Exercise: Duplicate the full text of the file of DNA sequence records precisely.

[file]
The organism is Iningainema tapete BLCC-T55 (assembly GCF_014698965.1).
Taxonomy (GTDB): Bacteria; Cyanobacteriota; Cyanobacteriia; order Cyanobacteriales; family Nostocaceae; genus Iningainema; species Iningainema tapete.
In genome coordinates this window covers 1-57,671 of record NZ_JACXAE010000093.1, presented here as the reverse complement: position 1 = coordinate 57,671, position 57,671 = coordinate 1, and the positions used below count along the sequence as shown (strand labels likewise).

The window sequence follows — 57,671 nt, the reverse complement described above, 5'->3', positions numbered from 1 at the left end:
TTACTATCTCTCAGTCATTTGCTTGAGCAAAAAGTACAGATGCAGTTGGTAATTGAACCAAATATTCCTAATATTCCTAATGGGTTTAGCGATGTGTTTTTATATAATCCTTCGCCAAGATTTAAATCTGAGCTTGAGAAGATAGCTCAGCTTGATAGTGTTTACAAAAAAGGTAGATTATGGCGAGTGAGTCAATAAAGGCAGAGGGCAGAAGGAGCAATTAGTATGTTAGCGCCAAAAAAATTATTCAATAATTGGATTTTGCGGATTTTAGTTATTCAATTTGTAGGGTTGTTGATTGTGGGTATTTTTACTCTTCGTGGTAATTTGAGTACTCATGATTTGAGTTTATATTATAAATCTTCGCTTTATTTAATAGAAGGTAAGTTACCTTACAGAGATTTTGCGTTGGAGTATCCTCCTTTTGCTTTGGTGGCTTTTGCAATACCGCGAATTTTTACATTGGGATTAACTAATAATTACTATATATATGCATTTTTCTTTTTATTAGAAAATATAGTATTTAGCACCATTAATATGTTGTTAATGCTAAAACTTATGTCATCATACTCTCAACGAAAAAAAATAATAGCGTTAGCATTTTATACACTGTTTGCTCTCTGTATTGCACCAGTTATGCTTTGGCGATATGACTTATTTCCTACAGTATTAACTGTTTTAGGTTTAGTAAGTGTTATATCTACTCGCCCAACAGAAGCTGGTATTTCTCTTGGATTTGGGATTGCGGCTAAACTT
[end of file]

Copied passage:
The organism is Iningainema tapete BLCC-T55 (assembly GCF_014698965.1).
Taxonomy (GTDB): Bacteria; Cyanobacteriota; Cyanobacteriia; order Cyanobacteriales; family Nostocaceae; genus Iningainema; species Iningainema tapete.
In genome coordinates this window covers 1-57,671 of record NZ_JACXAE010000093.1, presented here as the reverse complement: position 1 = coordinate 57,671, position 57,671 = coordinate 1, and the positions used below count along the sequence as shown (strand labels likewise).

The window sequence follows — 57,671 nt, the reverse complement described above, 5'->3', positions numbered from 1 at the left end:
TTACTATCTCTCAGTCATTTGCTTGAGCAAAAAGTACAGATGCAGTTGGTAATTGAACCAAATATTCCTAATATTCCTAATGGGTTTAGCGATGTGTTTTTATATAATCCTTCGCCAAGATTTAAATCTGAGCTTGAGAAGATAGCTCAGCTTGATAGTGTTTACAAAAAAGGTAGATTATGGCGAGTGAGTCAATAAAGGCAGAGGGCAGAAGGAGCAATTAGTATGTTAGCGCCAAAAAAATTATTCAATAATTGGATTTTGCGGATTTTAGTTATTCAATTTGTAGGGTTGTTGATTGTGGGTATTTTTACTCTTCGTGGTAATTTGAGTACTCATGATTTGAGTTTATATTATAAATCTTCGCTTTATTTAATAGAAGGTAAGTTACCTTACAGAGATTTTGCGTTGGAGTATCCTCCTTTTGCTTTGGTGGCTTTTGCAATACCGCGAATTTTTACATTGGGATTAACTAATAATTACTATATATATGCATTTTTCTTTTTATTAGAAAATATAGTATTTAGCACCATTAATATGTTGTTAATGCTAAAACTTATGTCATCATACTCTCAACGAAAAAAAATAATAGCGTTAGCATTTTATACACTGTTTGCTCTCTGTATTGCACCAGTTATGCTTTGGCGATATGACTTATTTCCTACAGTATTAACTGTTTTAGGTTTAGTAAGTGTTATATCTACTCGCCCAACAGAAGCTGGTATTTCTCTTGGATTTGGGATTGCGGCTAAACTT